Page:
It was a very cold morning on 7 September 1936.The previous night had been unseasonably cold and as the staff at the Beaumaris Zoo in Hobart did their rounds, they found there had been a death during the night. The zoos only thylacine (Thylacinus cynocephalus) had mistakenly been locked out of its sleeping quarters and had succumbed to the cold. With the demise of this animal, a species went extinct.Although unlikely to have been the very last living thylacine, it was certainly the last physical evidence of the species.

McGlennon heralds the majestic Thylacine, extinct since 1936, as a figure of heroic strength and sentimental regret. He idealizes and memorializes the great native marsupial, as wild master of the bush, despite its treatment in the C19th as untamable beast, as mere dog. His photographs are monuments to a time when the Anthropocene had not yet begun; where human activity had not yet disturbed the native ecology, nor caused the demise of this august species.

McGlennon composes scenes with Thylacines placed singly and in male/female pairings (reminding us of impossible future populations) upon a rocky outcrop with distant Romantic Sublime scenery beyond, images resulting from a nine-day shoot in Tasmania in 2012.This formal, stylized format, though, has a conceptual reversal. Rather than the great explorer or expedition scientist as central point of interest, the view is focussed on the extinct Thylacine. In C18th ad C19th traditions, animals were painted in the background or as companions to humans, as witnesses to manís exultant victory over Nature. McGlennon reverses this by placing human life (sailing ships, a Victorian pumphouse on the foreshore, a line of controlled bushfire) in the far distance.The Thylacine are now the heroes and mankind is the distant witness.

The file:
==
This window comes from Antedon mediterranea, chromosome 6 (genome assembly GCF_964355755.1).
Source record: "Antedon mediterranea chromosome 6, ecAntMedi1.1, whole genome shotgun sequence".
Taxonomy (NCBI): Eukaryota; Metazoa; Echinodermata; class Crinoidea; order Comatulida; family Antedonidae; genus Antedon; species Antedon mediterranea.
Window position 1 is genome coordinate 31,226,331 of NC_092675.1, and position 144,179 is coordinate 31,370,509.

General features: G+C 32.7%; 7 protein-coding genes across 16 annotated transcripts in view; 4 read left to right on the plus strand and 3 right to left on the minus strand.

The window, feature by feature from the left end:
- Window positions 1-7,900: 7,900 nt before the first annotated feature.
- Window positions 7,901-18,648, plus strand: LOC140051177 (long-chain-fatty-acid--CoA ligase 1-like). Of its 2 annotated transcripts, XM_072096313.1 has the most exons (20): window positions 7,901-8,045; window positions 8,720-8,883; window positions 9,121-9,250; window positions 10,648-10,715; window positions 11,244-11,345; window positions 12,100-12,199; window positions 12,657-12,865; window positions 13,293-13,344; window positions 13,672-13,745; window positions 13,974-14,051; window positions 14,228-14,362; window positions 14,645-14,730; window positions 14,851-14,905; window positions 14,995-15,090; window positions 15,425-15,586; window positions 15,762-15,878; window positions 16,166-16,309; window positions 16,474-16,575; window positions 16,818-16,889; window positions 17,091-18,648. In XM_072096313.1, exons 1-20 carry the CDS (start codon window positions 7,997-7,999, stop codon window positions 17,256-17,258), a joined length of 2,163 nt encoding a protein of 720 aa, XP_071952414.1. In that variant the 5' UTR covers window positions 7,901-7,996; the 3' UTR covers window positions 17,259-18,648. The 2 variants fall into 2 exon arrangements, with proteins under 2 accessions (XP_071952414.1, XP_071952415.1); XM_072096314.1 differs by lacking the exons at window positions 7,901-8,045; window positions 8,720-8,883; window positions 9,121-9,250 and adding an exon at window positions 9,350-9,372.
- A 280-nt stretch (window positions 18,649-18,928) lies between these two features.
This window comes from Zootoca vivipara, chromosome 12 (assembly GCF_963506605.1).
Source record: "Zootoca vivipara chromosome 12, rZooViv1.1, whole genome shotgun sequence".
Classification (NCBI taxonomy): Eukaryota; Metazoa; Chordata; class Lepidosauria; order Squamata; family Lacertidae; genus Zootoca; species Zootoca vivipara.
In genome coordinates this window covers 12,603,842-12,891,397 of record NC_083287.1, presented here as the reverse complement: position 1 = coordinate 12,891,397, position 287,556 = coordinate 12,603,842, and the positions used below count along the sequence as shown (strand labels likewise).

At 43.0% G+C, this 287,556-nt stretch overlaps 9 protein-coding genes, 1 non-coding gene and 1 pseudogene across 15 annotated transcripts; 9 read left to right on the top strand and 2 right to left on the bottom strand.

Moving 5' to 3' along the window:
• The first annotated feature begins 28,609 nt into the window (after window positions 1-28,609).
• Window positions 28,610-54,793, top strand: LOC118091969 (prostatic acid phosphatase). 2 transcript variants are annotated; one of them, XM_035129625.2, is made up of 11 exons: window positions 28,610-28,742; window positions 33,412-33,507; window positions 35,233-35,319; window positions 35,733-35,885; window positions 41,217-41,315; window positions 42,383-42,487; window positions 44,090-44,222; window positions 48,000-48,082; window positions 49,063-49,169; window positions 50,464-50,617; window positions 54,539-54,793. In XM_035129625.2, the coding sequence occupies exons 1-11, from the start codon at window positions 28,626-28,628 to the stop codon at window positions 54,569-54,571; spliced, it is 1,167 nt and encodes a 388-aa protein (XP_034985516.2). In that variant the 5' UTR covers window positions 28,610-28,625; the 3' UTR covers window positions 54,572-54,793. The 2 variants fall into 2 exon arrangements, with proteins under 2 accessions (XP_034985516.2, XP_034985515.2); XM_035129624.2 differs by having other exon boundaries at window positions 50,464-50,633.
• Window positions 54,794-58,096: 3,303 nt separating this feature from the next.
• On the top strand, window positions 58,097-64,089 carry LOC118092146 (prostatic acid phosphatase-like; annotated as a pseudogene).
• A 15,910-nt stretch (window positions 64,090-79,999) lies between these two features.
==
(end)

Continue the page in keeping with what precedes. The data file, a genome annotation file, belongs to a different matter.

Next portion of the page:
This provides a disruption to how we habitually perceive Nature. Rather than an anthropocentric view of the world, these photographs remind us of the conventional hierarchies we have created within the animal kingdom, and changes that dynamic.The value of animals, as having equal importance as humans, is growing in contemporary culture.This ontological view of the world, as a composite of egalitarian and democratic ëthings,í has flourished in recent philosophy and in animal rights activism, where food cycles, eating patterns and ecological care are attracting critical attention.

McGlennon is conscious of fragile life cycles and our human habit of collection and classification. Butterflies, waratah and bottlebrush flowers appear in the artistís foregrounds as dioramic specimens. This is another disturbance in our culturally constructed view of ‘real/unreal’Nature and this, ultimately, is McGlennonís strength as an artist; to awaken us from a slumber of preconceived aesthetic ideas and offer something new.

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